The brilliant exploits begun by the sack of Leon and Realejo by the English under Davis have, even in their variety and daring, a sameness which deprives them of interest, and the wonderful confederacy is now seen to be falling gradually to pieces. The skill of Davis at sea was on one occasion displayed in a seven days' engagement with two large Spanish vessels, and the interest undoubtedly centres in him. Townley and Swan had, however, by this time left him, and after cruising together for some time, they, too, parted. In 1688 Davis cleared Cape Horn and arrived in the West Indies, while Swan's ship, the "Cygnet," was abandoned as unseaworthy, after sailing as far as Madagascar. Townley had hardly joined the French buccaneers remaining in the South Sea ere he died, and the Frenchmen with their companions crossed New Spain to the West Indies. And thus the Pacific, ravaged so long by this powerful and mysterious band of corsairs, was at length at peace.
The West Indies had by this time become hot enough even for the banded pirates. They hung doggedly along the coasts of Jamaica and Santo Domingo, but their day was nearly over. Only once again - at the siege of Carthagena - did they appear great; but even then the expedition was not of their making, and they were mere auxiliaries of the French regular forces. After the treachery of the French commander of this expedition a spirit of unity and despairing energy seemed reawakened in them; but this could not avert and scarcely delayed the rapidly approaching extinction of the community.
The French and English buccaneers could not but take sides in the war which had arisen between their respective countries in 1689. Thus was broken the bond of unity which had for three-quarters of a century kept the subjects of the two nations together in schemes of aggression upon a common foe. In the short peace of 1697-1700 England and France were using all their influence, both in the Old World and in the New, to ingratiate themselves into the favour of the king of Spain. With the resumption of hostilities in 1700 and the rise of Spain consequent upon the accession of the French claimant to the throne the career of the buccaneers was effectually closed.
But the fall of the buccaneers is no more accounted for fully by these circumstances than is their rise by the massacre of the islanders of Santo Domingo. There was that in the very nature of the community which, from its birth, marked it as liable to speedy decline.
The principles which bound the buccaneers together were, first the desire for adventure and gain, and, in the second place, hatred of the Spaniard. The first was hardly a sufficient bond of union, among men of different nationalities, when booty could be had nearly always by private venture under the colours of the separate European powers. Of greater validity was their second and great principle of union, namely, that they warred not with one another, nor with every one, but with a single and a common foe. For while the buccaneer forces included English, French and Dutch sailors, and were complemented occasionally by bands of native Indians, there are few instances during the time of their prosperity and growth of their falling upon one another, and treating their fellows with the savagery which they exulted in displaying against the subjects of Spain. The exigencies, moreover, of their perilous career readily wasted their suddenly acquired gains.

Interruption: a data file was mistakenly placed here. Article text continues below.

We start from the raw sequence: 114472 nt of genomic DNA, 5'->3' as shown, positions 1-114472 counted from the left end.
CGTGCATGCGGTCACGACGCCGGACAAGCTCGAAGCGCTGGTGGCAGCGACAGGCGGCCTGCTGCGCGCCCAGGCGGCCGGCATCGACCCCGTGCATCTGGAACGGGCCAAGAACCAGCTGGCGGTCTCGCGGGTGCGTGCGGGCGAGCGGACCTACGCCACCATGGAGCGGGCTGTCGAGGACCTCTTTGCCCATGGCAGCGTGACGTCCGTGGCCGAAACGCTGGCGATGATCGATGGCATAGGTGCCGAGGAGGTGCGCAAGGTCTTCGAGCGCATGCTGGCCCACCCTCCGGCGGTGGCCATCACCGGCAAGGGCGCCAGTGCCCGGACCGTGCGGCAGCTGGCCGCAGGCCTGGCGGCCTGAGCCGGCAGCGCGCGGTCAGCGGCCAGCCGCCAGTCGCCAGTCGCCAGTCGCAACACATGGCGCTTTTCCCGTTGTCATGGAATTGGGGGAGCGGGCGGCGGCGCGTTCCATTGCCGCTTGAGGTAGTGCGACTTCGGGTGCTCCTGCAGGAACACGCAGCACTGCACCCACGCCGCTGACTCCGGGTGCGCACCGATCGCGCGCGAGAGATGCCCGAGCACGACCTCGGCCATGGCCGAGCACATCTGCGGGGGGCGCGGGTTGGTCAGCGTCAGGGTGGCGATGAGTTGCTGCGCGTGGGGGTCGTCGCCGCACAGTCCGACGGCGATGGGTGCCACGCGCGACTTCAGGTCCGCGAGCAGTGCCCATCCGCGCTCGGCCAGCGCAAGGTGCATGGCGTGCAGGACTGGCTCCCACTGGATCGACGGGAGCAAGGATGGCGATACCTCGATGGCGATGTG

Settled labour, the warrant of real wealth, was unacceptable to those who lived by promoting its insecurity. Regular trade - though rendered attractive by smuggling - and pearl gathering and similar operations which were spiced with risk, were open in vain to them, and in the absence of any domestic life, a hand-to-mouth system of supply and demand rooted out gradually the prudence which accompanies any mode of settled existence. In everything the policy of the buccaneers, from the beginning to the end of their career, was one of pure destruction, and was, therefore, ultimately suicidal.
Their great importance in history lies in the fact that they opened the eyes of the world, and specially of the nations from whom these buccaneers had sprung, to the whole system of Spanish-American government and commerce - the former in its rottenness, and the latter in its possibilities in other hands. From this, then, along with other causes, dating primarily from the helplessness and presumption of Spain, there arose the West Indian possessions of Holland, England and France.
A work published at Amsterdam in 1678, entitled De Americaensche Zee Roovers, from the pen of a buccaneer named Exquemelin, was translated into several European languages, receiving additions at the hands of the different translators. The French translation by Frontignières is named Histoire des avanturiers qui se sont signalez dans les Indes; the English edition is entitled The Bucaniers of America. Other works are Raynal's History of the Settlements and Trade of the Europeans in the East and West Indies, book x., English translation 1782; Dampier's Voyages; Geo. W. Thornbury's Monarchs of the Main, etc. (1855); Lionel Wafer's Voyage and Description of the Isthmus of America (1699); and the Histoire de l'isle Espagnole, etc., and Histoire et description générale de la Nouvelle France of Père Charlevoix. The statements in these works are to be received with caution. A really authentic narrative, however, is Captain James Burney's History of the Buccaneers of America (London, 1816). The Calendar of State Papers, Colonial Series (London, 1860 et seq.), contains much evidence for the history of the buccaneers in the West Indies.